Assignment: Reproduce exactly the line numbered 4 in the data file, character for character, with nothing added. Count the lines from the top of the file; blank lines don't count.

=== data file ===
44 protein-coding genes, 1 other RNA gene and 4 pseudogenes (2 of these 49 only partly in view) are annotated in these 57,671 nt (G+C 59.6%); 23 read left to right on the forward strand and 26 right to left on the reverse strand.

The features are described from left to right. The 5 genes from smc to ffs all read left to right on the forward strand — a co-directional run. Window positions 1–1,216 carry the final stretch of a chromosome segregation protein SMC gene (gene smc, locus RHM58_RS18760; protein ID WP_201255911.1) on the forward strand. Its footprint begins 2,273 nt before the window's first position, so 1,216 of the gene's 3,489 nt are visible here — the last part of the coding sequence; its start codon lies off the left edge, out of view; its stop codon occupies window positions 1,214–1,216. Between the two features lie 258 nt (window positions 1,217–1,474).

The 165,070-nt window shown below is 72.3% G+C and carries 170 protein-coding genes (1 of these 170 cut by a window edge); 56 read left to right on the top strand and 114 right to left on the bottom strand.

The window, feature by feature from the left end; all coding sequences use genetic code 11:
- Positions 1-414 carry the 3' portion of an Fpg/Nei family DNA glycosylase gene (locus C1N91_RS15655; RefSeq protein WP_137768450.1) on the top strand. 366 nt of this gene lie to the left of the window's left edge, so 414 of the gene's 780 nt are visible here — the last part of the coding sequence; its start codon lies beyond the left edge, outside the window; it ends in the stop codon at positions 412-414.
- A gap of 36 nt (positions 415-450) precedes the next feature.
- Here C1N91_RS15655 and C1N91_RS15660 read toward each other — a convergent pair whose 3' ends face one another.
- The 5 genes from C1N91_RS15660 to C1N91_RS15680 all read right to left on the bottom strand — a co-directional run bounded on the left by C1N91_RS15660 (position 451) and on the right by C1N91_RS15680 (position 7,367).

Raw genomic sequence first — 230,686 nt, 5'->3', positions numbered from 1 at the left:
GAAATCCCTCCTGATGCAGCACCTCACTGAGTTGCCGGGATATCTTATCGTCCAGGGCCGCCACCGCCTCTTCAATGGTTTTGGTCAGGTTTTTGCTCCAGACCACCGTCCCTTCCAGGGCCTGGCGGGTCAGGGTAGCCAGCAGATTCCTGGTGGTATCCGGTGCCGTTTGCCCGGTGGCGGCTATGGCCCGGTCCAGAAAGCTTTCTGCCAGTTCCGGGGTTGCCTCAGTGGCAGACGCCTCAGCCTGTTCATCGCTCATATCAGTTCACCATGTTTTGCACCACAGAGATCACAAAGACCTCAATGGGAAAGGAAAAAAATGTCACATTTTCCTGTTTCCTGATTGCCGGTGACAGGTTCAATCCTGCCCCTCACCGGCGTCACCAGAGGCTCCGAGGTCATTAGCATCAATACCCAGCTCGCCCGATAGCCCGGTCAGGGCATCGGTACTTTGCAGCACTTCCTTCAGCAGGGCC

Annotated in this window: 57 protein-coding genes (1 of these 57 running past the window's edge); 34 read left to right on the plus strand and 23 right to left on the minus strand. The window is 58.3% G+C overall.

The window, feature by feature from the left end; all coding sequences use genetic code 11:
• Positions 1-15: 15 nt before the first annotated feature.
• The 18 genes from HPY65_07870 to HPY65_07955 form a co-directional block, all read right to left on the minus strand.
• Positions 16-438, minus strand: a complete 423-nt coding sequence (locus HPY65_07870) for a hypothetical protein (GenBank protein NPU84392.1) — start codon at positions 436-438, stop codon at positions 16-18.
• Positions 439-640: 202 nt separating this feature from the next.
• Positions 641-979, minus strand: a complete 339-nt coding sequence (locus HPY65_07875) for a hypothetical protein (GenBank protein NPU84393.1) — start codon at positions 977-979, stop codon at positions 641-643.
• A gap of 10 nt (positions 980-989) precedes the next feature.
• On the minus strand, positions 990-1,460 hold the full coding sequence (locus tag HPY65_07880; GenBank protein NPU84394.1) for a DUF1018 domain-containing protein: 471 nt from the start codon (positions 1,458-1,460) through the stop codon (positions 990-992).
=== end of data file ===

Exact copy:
The window, feature by feature from the left end; all coding sequences use genetic code 11: